Reading is the only out-of-school activity linked to a better career, study finds

Reading books is the only out-of-school activity for 16-year-olds that is linked to their getting a better career, a new study has found.

 The British Sociological Association’s annual conference in London was told today [Friday 8 April 2011] that other activities, such as playing sports, a musical instrument or computer games, made no difference to their future careers.

 Mark Taylor, of the University of Oxford, analysed 17,200 questionnaire responses from people born in 1970 who gave details of their extra-curricular activities at the age of 16 and their careers at the age of 33.

 Mr Taylor, of Nuffield College, found that the 16-year-olds who read books at least once a month were significantly more likely to be in a managerial or professional job at 33 than those who did not read books at all.

 He found that there was a 39% probability that girls would be in professional or managerial posts at 33 if they had read books at 16, but only a 25% chance if they had not. For boys the figures rose from 48% to 58% if they read books.

 Mr Taylor found that none of the other activities, such as taking part in sports or activities, socialising often with friends, going to museums or galleries or to the cinema or concerts, or doing practical activities like cooking or sewing, affected their careers.  

He also found that playing computer games frequently did not make it less likely that 16-year-olds would be in a professional or managerial career at 33, though this was linked to a lower chance of going to university.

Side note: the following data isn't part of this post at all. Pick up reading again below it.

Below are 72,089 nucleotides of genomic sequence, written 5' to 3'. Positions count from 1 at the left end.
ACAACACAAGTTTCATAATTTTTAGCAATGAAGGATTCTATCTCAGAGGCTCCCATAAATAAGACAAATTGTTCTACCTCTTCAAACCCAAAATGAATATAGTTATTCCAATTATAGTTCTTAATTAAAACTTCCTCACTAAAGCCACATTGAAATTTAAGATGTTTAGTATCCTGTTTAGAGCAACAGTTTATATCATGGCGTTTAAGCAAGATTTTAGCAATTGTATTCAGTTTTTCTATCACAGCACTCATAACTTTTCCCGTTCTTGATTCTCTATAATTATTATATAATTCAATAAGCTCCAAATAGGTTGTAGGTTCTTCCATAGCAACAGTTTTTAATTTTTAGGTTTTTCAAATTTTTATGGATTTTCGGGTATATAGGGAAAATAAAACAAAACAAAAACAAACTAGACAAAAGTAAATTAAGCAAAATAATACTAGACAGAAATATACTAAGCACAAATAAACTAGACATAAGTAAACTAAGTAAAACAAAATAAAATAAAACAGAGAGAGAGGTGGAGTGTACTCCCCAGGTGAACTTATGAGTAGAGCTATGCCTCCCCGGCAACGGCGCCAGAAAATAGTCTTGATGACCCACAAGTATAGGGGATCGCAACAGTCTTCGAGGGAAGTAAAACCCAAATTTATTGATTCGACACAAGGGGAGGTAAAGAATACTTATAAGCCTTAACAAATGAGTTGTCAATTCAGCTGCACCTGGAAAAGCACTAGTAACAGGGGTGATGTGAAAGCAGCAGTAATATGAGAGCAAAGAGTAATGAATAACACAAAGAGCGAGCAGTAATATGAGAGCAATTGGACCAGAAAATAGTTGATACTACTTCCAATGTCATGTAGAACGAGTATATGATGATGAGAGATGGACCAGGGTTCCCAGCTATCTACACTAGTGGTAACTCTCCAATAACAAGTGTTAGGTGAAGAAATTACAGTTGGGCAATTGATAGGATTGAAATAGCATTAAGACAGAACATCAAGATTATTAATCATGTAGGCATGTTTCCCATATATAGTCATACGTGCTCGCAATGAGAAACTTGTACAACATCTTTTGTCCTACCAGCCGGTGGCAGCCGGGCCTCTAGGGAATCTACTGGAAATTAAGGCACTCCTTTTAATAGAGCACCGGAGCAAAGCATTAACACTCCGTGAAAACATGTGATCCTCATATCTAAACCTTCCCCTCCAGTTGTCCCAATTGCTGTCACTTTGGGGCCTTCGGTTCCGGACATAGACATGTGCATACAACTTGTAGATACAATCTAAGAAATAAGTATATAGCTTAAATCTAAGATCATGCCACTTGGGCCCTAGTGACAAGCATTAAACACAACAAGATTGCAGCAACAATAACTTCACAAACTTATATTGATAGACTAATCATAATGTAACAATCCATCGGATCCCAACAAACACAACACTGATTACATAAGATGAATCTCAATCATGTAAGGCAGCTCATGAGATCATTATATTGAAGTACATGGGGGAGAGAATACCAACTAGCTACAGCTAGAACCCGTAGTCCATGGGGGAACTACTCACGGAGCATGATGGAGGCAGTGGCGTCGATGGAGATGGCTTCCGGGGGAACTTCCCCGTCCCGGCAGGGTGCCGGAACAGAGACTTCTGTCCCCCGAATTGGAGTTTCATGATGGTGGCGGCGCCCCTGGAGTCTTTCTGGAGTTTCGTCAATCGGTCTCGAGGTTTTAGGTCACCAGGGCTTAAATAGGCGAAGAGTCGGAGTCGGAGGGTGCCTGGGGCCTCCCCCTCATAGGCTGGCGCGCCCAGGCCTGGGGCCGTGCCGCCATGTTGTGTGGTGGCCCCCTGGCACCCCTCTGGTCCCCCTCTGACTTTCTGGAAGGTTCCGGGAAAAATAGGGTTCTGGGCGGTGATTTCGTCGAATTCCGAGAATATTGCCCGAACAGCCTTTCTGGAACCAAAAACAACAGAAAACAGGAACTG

Mr Taylor told the conference that: “According to our results there is something special about reading for pleasure – the positive associations of reading for pleasure aren’t replicated in any other extra-curricular activity, regardless of our expectations.” 

 He said that the reasons that reading was special could be that it improved the intellect of students, or that employers felt more comfortable taking on someone with a similarly educated background. It might also be simply that reading had no effect – it was just that students who were already destined for better careers tended to read more anyway.

 Reading books was also linked with a higher chance of students going to university. Mr Taylor found that for children whose parents worked in admin or sales the chance that they would go to university rose from 24% to 35% for boys if they read books, and from 20% to 30% for girls.

 If they read books and also did one other cultural activity, such as playing an instrument or going to museums, the chance rose from 24% to 54% for boys and from 20% to 48% for girls.

Playing computer games regularly and doing no other activities meant their chances of going to university fell from 24% to 19% for boys and from 20% to 14% for girls.

 For 16-year-olds whose parents were working in professional or managerial jobs, the chance that a 16-year-old would go to university rose from 40% to 51% for boys and 38% to 50% for girls if they read books. If they read books and did one other cultural activity, such as playing an instrument or going to museums, the chance rose from 40% to 70% for boys and from 38% to 68% for girls.

Mr Taylor, who examined responses from the British Cohort Study for his study, also found that though reading helped people into a more prestigious career, it did not bring them a higher salary. None of the extra-curricular activities at 16 were associated with a greater or lesser income at 33, he found.

For more information, please contact:

Tony Trueman

British Sociological Association

Tel: 07964 023392


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